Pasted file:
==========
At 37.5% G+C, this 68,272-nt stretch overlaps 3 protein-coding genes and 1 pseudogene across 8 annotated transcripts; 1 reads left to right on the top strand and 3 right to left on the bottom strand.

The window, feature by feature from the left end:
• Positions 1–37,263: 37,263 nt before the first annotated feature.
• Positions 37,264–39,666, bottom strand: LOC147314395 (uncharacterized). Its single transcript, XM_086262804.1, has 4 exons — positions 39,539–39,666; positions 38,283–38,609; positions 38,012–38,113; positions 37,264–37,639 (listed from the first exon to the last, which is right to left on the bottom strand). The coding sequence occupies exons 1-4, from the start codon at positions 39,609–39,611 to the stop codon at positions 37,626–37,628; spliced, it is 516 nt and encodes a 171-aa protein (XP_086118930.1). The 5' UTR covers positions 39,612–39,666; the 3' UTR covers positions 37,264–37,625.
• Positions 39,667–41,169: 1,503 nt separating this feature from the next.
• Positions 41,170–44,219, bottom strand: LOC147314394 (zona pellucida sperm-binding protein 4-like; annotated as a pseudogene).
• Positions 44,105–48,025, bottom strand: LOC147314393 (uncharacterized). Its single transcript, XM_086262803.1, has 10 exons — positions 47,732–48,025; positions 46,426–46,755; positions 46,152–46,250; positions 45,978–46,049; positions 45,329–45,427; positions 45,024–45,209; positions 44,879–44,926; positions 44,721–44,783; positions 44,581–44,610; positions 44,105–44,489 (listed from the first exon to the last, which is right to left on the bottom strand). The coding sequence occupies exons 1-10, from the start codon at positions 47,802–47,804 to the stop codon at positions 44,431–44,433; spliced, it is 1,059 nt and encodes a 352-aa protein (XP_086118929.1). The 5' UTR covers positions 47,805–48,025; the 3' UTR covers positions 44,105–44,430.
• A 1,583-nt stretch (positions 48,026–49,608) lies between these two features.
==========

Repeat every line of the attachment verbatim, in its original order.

At 37.5% G+C, this 68,272-nt stretch overlaps 3 protein-coding genes and 1 pseudogene across 8 annotated transcripts; 1 reads left to right on the top strand and 3 right to left on the bottom strand.

The window, feature by feature from the left end:
• Positions 1–37,263: 37,263 nt before the first annotated feature.
• Positions 37,264–39,666, bottom strand: LOC147314395 (uncharacterized). Its single transcript, XM_086262804.1, has 4 exons — positions 39,539–39,666; positions 38,283–38,609; positions 38,012–38,113; positions 37,264–37,639 (listed from the first exon to the last, which is right to left on the bottom strand). The coding sequence occupies exons 1-4, from the start codon at positions 39,609–39,611 to the stop codon at positions 37,626–37,628; spliced, it is 516 nt and encodes a 171-aa protein (XP_086118930.1). The 5' UTR covers positions 39,612–39,666; the 3' UTR covers positions 37,264–37,625.
• Positions 39,667–41,169: 1,503 nt separating this feature from the next.
• Positions 41,170–44,219, bottom strand: LOC147314394 (zona pellucida sperm-binding protein 4-like; annotated as a pseudogene).
• Positions 44,105–48,025, bottom strand: LOC147314393 (uncharacterized). Its single transcript, XM_086262803.1, has 10 exons — positions 47,732–48,025; positions 46,426–46,755; positions 46,152–46,250; positions 45,978–46,049; positions 45,329–45,427; positions 45,024–45,209; positions 44,879–44,926; positions 44,721–44,783; positions 44,581–44,610; positions 44,105–44,489 (listed from the first exon to the last, which is right to left on the bottom strand). The coding sequence occupies exons 1-10, from the start codon at positions 47,802–47,804 to the stop codon at positions 44,431–44,433; spliced, it is 1,059 nt and encodes a 352-aa protein (XP_086118929.1). The 5' UTR covers positions 47,805–48,025; the 3' UTR covers positions 44,105–44,430.
• A 1,583-nt stretch (positions 48,026–49,608) lies between these two features.